When I first saw the notice for The Foodbuzz 24 x 24 I was intrigued. Who wouldn't be? 24 people hosting 24 events all over the world on the same day. I immediately decided to enter. Then I thought wait a minute, if I enter and I'm picked, I really have to do this thing. I have do it and then post about it the next day. That's work. My life is about deadlines, script deadlines. Could I handle one more? Okay I thought. I'll send in an idea. I've always wanted to do an Indian Pongal feast with all the trimmings. I drew up a menu, imagined my perfect evening and sent it off.
A few hours later I started to get nervous. What had I gotten myself into? It's one thing to cook for oneself. It's a totally an other thing to cook for a deadline. I took a deep breath. Oh well, there's a lot of people entering. They won't pick me anyway. Well, they did. All of a sudden I was staring down the barrel of a full-on Indian Pongal Feast.Who doesn't love Thanksgiving? Turkey with all the trimmings, stuffing and the bounty of the seasons, vegetables, mince pie, pumpkin pie, the groaning board and the groaning pants buttons when all is done. Well, even though Americans celebrate Thanksgiving on one day in November, it's actually always Thanksgiving somewhere. So just when you thought all your holiday eating was done, allow me to show you a totally different Thanksgiving experience. Pongal. In the Tamil language, the word ponggal means to "boil over" and milk boiling over in a pot is the symbol of a new year's prosperity as shown in the video below as women race to see whos' clay pot boils over first.
Thanks is given to the sun god and to the various farm animals that have contributed to a successful and plentiful year for a successful harvest. Of course as in any Thanksgiving or Harvest festival, one of the main attractions is the food and everyone is included, even the local elephants who have a feast of sugar cane.
After seeing how elaborately they decorate for this holiday in Tamil Nadu, I figured that I'd better get my ass in gear decor-wise. This is not a couple of pumpkins in a basket and a folding cardboard turkey kind of feast. These guys are serious about how things look. Of course who better to be my in-house out-of-house decorator than Mr. X who has recently returned from his annual visit with friends in Trivandrum.
We have a very large dining room table made out of 100 year old, reclaimed barn wood. It's a little hard finding a proper table cloth for it let alone something fitting for a pongal revel. Of course he had the answer. 30 years ago he'd bought a hand printed bedspread, a Kalamkari print. It was gorgeous.
I immediately said "No! What if I spill something on it?"
He said "How do you know what happened on this bedspread? Okay I thought, now there's no way I'm using this thing. After reassuring me that the bedspread was pristine and table worthy, and after I promised to make sure there wouldn't be turmeric drippings all over it at the end of the feast, I accepted.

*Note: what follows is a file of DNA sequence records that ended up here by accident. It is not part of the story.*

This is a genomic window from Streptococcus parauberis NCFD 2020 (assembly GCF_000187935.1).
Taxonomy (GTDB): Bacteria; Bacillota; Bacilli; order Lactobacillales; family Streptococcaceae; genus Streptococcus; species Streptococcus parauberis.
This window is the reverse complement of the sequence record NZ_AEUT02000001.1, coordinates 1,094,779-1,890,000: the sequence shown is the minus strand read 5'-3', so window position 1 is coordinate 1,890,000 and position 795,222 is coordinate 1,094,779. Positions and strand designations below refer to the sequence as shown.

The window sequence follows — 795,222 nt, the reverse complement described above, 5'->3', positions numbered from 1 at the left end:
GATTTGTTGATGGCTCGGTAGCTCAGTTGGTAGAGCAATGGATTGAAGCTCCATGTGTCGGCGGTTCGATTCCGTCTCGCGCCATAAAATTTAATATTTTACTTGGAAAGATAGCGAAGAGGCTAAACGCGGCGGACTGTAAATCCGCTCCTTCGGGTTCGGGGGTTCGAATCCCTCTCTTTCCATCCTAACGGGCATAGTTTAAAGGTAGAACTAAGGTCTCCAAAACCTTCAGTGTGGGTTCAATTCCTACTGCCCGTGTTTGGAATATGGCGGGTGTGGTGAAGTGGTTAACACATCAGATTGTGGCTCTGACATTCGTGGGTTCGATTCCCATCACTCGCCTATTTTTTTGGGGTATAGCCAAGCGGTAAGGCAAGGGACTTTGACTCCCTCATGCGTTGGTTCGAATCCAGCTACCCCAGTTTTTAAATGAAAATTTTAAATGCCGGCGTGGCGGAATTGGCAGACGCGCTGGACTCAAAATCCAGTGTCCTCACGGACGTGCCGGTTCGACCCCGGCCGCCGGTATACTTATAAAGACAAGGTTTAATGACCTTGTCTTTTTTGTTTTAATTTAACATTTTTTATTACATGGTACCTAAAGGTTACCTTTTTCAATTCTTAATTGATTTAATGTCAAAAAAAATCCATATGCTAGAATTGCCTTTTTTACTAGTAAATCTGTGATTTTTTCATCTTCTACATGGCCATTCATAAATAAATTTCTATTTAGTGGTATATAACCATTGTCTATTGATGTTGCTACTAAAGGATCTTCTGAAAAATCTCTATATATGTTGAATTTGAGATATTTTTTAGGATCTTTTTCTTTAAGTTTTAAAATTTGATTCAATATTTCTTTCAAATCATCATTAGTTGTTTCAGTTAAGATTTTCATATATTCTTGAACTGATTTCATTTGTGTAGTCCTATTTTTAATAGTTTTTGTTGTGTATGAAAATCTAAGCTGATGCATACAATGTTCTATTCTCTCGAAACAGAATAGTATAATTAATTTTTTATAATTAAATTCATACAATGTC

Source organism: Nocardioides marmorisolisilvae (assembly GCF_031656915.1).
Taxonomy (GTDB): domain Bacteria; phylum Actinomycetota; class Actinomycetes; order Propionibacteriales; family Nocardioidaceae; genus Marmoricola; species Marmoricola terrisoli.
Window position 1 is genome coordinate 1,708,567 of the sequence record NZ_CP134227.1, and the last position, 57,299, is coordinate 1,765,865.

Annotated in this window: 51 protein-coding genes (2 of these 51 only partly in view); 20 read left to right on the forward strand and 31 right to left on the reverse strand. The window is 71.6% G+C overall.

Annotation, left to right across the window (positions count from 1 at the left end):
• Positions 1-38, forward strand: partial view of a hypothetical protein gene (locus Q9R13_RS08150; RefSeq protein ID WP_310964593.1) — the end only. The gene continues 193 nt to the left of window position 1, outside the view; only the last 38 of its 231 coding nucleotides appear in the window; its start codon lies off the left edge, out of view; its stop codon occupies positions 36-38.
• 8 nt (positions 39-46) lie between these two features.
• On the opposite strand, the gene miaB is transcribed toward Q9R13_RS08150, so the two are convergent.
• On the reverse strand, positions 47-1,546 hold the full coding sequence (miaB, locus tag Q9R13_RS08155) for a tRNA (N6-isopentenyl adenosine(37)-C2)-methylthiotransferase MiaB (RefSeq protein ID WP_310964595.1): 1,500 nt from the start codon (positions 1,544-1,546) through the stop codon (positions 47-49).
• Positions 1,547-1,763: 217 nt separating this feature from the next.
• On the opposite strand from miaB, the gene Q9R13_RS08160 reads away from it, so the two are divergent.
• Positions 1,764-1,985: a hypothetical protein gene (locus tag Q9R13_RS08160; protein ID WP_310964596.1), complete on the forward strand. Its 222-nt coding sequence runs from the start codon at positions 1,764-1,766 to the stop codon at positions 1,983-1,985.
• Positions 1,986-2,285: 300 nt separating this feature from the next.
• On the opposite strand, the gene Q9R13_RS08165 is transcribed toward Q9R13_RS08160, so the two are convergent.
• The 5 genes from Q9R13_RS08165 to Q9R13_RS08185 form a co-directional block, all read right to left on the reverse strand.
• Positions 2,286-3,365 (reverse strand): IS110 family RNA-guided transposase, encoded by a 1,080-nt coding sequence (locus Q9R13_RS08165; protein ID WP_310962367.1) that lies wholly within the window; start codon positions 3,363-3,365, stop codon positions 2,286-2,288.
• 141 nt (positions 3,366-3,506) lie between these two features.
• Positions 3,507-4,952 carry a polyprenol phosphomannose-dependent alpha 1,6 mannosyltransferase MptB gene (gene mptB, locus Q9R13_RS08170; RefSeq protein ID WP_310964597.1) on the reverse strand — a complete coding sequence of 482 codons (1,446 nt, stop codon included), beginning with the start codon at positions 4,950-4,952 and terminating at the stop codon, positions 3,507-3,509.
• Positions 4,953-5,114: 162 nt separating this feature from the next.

He also offered me a 200 year old Chinese made jar that he'd found in Kerala as my centerpiece. It was gorgeous. How could I say no, even after he told me it might be haunted.
To hear some of the sounds of my 24 x24 Pongal Feast listen to a bit of Tamil Music Talattu Pada
The only other thing left to figure out was the menu. Since this is a harvest feast celebrating the bounty of the land, the menu is vegetarian and as I discovered, also gluten-free, another plus.
I did a lot of research as to what dishes are traditionally served for Pongal feasts and of course that's like asking what Americans serve for Thanksgiving. It depends. It depends on family favorites, what crops are grown, what seems good at the time, and of course like here, what Amma (Mamma) used to make.
Where turkey is the mainstay of American-style Thanksgivings, the heart of the Pongal feast is rice. My Pongal feast was no exception. I love the individual clay brams I was able to find at Bram Cookware they made my holiday thali complete.
Spicy Tamarind Sambar
Apple Tomato chutney
and for dessert
Vermicelli Payasam with raisins and cashews.
My biggest challenge, and the one dish I was dreading making, was the traditional Indian Vadai or little dal donuts. I'm not used to deep frying, but surprise of surprises, thanks to advice I got from various Indian internet friends, they turned out beautifully.
I made a list that I stuck to the fridge with a magnet to make sure I was on course. It gave me a feeling of accomplishment and it worked! For once I was able to greet my guests in a non-sweaty, relaxed manner, in a clean and sparkling blingy khameeze. Ready for fun.
Covey Run Gewurztraminer Columbia Valley 2008 and an assortment of Indian beers
Since sweet pongal rice pudding is often served with this meal, and since I was already doing a big rice dish as an entree, I looked for alternatives. I found it in a vermicelli pudding with roasted cashews and plump raisins, served with a hot milk chai it was simply divine.
Afterward I collapsed, contemplating the clean up of an army of clay pots which could not be run through the dishwasher.
I'll be posting the recipes for all of these wonderful vegetarian dishes in the days to come, as soon as I get done washing dishes.
I want to thank Foodbuzz for giving me the opportunity to share this meal with my friends and family and with all of you.